I mean I’m sorry to anyone who’s listening who — who that —

DAVID:
Sorry out there chocolate lovers.

Dungse Jampal Namgyal Norbu:
Sorry chocolate lovers. But in my experience no one needs chocolate to survive, but we can often grab on to it as if we do. And especially when it doesn’t benefit someone else. We can still grab onto it, which is a shame, but we developed a choice to do that or not.

DAVID:
Interesting, so I just randomly thought of this — when it comes to neural pathways and decision making — because we’re talking about this split second sort of moment where you get to decide to be more mindful and be compassionate towards others in decision making processes. Or you get to take the ego out and just do what you feel like will best benefit you in the like pleasure realms in the brain — is that taking the same pathway? But then there’s like a moment of compassion that is confronted with the idea of doing that or do you feel like it actually is a different neural network pathway through the brain?

Dungse Jampal Namgyal Norbu:
Right. Well, I heard a great metaphor for how neural pathways form and we live in Colorado and so it’s appropriate. The example is going down a mountain in the snow — like going down a snowy mountain — like skiing or snowboarding — whatever you do. Or sledding — maybe sledding is even better.

So, you start at the top — pristine snow, clear mind, unconditioned — and you go down. And then there’s this track. And next time you go down it’s more likely that you will fall into the same tracks that you carved out the first time. And so, then after going down like 50 times — there’s like three or four tracks, which are just getting deeper and deeper and deeper. And so, that’s how we form neural pathways and develop habits. So, in this way we are somewhat forcing an alternative — like forcing a new path in some ways. So, it is different. Or ideally when we let go of ego attachment, we actually reset the snow. So that we can go in new directions that we’ve never tried before. And if we can reset the ego grasping enough — ego is there, but if we’re just not holding onto it so much, we have openness — we have choice to try new neural pathways without getting bogged down into the same routes that we’ve always taken before.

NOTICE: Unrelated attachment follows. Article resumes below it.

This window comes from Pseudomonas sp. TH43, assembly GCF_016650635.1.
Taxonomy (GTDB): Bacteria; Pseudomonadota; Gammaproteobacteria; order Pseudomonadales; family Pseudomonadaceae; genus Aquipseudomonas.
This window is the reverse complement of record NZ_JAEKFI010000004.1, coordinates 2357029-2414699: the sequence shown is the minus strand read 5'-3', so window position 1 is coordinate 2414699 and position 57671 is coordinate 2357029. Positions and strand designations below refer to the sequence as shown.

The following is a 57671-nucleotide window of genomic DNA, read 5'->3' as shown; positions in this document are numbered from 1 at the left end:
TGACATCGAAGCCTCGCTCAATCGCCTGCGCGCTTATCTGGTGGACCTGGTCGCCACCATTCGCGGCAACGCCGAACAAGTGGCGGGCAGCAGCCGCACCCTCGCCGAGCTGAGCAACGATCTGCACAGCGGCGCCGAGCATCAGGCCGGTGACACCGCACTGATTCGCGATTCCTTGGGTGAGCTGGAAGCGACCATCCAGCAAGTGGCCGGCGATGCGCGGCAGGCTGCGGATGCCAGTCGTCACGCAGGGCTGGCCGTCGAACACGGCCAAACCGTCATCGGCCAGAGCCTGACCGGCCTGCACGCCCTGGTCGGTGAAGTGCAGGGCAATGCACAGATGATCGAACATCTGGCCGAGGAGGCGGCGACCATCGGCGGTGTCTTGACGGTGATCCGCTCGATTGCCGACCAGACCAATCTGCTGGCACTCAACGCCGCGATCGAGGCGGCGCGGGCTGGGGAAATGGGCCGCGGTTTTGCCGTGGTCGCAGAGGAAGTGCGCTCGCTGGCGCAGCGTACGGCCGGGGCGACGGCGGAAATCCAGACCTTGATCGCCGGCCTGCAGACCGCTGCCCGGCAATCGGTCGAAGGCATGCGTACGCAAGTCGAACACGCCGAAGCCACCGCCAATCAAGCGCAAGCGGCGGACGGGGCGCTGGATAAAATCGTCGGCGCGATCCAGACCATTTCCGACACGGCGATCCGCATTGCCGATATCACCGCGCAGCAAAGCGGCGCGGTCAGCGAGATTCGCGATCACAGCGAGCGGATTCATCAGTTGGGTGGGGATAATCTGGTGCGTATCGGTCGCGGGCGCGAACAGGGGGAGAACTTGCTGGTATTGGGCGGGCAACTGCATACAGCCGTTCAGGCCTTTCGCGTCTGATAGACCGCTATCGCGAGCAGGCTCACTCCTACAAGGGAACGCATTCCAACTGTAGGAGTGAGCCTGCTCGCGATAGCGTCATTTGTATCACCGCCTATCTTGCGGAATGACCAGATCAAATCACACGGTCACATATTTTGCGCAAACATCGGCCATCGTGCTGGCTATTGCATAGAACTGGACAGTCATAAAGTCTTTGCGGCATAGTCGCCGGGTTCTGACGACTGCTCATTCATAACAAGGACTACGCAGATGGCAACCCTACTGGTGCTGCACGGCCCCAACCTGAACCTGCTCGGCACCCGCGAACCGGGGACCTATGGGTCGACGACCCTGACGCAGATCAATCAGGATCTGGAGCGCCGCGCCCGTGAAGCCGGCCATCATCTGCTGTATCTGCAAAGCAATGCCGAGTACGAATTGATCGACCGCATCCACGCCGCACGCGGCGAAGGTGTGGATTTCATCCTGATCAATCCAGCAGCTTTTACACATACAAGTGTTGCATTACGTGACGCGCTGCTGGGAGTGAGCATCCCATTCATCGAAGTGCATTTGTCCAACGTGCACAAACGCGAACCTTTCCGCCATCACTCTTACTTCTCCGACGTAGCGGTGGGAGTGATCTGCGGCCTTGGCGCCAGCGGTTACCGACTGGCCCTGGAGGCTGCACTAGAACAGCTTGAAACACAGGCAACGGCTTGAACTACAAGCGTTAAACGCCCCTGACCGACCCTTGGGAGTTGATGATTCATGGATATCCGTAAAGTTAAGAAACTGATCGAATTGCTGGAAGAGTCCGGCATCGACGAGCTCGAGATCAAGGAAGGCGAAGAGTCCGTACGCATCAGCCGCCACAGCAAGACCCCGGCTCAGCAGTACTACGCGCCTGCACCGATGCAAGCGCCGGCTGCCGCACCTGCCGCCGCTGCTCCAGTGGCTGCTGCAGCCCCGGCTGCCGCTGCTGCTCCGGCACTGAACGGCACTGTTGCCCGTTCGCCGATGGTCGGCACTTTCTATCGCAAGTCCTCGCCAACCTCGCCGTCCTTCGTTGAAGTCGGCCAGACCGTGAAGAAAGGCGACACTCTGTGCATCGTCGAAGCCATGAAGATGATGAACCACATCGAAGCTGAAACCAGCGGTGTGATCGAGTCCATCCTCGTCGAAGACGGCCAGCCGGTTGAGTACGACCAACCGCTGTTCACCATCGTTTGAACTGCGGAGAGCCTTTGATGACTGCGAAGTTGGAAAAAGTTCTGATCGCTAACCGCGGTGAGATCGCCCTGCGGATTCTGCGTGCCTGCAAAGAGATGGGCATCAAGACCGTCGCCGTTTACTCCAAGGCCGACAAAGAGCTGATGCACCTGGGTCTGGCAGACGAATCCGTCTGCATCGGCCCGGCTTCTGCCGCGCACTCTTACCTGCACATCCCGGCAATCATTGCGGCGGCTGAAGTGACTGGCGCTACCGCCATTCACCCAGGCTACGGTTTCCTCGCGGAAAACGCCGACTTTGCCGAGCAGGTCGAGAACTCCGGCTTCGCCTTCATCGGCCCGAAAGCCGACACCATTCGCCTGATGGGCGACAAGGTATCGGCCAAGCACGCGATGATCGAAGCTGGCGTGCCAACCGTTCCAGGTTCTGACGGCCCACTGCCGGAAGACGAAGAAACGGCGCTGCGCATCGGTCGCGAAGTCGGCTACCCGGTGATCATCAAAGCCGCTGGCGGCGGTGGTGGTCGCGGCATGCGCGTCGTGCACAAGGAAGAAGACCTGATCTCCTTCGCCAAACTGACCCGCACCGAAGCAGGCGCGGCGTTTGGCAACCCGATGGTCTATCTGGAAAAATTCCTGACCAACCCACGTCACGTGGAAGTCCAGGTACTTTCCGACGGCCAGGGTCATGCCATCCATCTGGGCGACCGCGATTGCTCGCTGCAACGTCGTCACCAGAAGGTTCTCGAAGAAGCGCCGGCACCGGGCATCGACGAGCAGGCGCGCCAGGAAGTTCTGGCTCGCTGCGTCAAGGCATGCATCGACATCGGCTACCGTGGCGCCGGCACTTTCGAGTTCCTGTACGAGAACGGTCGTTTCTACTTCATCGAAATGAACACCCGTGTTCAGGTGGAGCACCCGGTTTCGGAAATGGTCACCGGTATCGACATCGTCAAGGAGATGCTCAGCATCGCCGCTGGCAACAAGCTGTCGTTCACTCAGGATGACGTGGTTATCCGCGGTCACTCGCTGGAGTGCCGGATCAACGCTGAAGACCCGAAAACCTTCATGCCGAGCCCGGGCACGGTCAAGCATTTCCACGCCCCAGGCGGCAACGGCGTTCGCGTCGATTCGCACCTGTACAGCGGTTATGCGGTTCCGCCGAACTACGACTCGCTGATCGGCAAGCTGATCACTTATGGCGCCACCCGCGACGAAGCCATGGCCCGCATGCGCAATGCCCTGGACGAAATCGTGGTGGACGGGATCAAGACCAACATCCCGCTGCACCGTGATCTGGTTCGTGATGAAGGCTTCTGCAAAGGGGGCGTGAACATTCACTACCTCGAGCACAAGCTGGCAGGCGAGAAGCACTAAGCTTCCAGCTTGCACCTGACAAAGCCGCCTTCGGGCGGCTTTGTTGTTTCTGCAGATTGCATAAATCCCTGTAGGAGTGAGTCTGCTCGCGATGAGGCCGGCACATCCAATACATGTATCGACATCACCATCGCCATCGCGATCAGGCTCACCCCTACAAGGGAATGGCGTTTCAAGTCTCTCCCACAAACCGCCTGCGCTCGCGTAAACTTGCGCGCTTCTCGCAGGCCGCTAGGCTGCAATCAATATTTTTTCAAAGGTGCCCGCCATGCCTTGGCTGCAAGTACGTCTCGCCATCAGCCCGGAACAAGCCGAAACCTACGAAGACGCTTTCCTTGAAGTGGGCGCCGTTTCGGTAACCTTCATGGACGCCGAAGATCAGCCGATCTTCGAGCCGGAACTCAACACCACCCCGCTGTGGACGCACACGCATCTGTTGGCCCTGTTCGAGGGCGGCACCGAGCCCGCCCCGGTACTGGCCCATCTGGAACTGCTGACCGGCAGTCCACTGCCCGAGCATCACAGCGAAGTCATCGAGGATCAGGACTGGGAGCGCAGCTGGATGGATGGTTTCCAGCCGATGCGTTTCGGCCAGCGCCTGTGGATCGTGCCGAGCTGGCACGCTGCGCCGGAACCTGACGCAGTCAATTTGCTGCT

DAVID:
Oh, I like that because I guess with that idea of the snow falling and taking the route — I really love it because then we’re taking ownership of, we actually get to decide what the weather is. So, if we want to have some fresh snowfall fall down and then get to choose a different pathway — I feel like that’s what meditation does — it gives you the controlling factor of allowing the weather to arise to have more decision making.

Dungse Jampal Namgyal Norbu:
Yeah.

DAVID:
That can benefit you.

Dungse Jampal Namgyal Norbu:
Totally. And I think most people who ski, or snowboard would agree that it’s so much nicer on fresh powder than going down the same stale hard packed snow.

DAVID:
Oh yeah. Yeah, you want to keep it fun and fresh, right?

Dungse Jampal Namgyal Norbu:
Yeah.

DAVID:
So, what would you say some of the difficulties are in personal practice? Maybe you can speak to some kind of hang ups that you had while developing your practice? Or maybe some people who have shared some — wow, I really find it difficult to do this or that. Like why can I not sit? I know I need to, I know I want to. Why am I not doing it? What do you think is the hang up for some people?

Dungse Jampal Namgyal Norbu:
Well, were just not used to taking that kind of time or introspection and self-reflection because we’re so busy — we’re just busy, busy, busy. I mean that’s one of the big hang ups is never feeling like we have enough time And I feel that way — like I can’t build any consistency with a practice when I’m always running here or running there. And so, I have to make time. And carve out something so that’s a challenge — it’s a challenge, but mostly today I think it’s a challenge because of the emphasis that we put on being busy. Like you always gotta be busy. I don’t know why. But I mean you got to stay busy. That’s how they say. I’m just keep keeping busy. I’m staying busy. Is that a good thing? I don’t know it’s always —

DAVID:
Like when you’re talking to people, they want to hear how busy you are.